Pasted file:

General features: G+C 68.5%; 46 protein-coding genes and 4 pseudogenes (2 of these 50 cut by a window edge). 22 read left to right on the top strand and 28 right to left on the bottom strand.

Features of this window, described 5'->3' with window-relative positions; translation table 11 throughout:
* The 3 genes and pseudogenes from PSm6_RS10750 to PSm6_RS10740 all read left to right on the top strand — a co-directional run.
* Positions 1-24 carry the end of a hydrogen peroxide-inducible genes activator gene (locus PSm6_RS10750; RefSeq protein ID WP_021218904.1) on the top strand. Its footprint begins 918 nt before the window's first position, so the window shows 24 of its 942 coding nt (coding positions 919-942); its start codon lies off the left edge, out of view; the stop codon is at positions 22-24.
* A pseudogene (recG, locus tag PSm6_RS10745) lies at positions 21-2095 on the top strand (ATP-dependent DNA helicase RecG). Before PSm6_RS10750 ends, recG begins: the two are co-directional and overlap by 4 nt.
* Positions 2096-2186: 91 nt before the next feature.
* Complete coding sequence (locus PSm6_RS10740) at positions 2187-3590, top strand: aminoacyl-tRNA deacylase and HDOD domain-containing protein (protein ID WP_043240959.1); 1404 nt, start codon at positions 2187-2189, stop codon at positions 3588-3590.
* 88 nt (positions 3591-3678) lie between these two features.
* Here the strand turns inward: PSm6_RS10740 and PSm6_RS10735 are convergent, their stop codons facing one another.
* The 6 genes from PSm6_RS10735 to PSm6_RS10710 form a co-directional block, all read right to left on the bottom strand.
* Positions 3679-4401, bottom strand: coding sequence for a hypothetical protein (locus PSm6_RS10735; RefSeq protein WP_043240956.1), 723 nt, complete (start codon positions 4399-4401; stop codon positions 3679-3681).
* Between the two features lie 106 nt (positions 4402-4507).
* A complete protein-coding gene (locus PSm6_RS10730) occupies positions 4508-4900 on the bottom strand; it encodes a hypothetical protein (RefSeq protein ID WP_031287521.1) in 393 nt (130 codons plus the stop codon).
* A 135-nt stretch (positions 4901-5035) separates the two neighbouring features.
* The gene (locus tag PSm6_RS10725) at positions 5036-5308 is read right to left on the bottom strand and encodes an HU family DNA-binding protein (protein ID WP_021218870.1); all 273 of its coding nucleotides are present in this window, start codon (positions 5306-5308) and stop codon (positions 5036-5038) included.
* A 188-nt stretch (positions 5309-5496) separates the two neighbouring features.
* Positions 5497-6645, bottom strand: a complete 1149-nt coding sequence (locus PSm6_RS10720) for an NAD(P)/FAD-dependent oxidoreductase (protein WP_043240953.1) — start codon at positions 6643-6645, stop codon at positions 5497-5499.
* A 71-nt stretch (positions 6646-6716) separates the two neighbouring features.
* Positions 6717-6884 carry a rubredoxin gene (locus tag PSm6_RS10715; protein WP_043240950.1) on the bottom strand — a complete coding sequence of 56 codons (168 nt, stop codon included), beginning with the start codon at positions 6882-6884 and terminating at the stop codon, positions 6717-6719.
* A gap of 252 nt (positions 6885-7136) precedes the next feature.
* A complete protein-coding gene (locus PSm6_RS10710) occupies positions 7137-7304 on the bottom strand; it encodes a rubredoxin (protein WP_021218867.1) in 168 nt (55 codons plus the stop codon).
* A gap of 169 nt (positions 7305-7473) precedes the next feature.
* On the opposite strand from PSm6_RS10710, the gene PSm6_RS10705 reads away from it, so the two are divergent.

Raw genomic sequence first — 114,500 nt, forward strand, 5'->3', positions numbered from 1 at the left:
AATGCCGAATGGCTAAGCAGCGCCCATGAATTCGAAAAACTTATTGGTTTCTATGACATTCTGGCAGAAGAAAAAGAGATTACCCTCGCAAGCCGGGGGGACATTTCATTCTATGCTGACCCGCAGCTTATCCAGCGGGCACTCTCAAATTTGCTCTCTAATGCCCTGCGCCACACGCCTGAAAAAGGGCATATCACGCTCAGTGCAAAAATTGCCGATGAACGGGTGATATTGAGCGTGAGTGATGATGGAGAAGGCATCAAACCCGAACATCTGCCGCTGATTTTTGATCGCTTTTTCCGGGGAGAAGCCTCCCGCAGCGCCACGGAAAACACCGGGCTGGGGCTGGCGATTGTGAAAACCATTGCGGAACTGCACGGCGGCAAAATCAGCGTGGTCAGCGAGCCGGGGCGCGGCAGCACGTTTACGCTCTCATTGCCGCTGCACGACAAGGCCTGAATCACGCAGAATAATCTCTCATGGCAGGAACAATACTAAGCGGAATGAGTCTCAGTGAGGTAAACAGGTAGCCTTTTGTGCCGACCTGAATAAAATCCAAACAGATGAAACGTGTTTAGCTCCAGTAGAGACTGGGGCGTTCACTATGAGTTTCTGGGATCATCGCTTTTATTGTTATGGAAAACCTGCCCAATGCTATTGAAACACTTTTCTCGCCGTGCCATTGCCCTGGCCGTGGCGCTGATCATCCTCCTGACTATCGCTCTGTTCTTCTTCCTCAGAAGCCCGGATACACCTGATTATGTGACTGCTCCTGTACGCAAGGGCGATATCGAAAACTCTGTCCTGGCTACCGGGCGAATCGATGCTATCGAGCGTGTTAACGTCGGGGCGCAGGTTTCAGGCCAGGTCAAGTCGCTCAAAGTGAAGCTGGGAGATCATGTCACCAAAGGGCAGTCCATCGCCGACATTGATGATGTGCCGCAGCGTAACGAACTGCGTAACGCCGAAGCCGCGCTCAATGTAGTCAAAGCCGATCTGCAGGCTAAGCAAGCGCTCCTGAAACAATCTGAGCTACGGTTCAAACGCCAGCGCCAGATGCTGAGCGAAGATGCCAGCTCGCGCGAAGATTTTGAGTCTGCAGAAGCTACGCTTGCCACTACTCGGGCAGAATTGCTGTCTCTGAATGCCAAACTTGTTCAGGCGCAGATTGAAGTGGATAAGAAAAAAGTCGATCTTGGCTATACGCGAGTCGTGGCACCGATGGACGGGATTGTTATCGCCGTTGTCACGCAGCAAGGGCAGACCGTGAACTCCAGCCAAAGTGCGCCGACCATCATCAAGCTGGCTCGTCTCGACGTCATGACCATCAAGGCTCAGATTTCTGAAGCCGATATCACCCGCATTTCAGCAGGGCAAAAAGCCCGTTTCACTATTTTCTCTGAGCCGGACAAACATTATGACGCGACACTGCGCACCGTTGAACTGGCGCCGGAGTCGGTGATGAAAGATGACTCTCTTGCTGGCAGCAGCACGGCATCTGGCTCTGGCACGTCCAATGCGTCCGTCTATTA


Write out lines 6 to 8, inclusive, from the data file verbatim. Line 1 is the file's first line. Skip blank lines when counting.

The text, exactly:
* Positions 2096-2186: 91 nt before the next feature.
* Complete coding sequence (locus PSm6_RS10740) at positions 2187-3590, top strand: aminoacyl-tRNA deacylase and HDOD domain-containing protein (protein ID WP_043240959.1); 1404 nt, start codon at positions 2187-2189, stop codon at positions 3588-3590.
* 88 nt (positions 3591-3678) lie between these two features.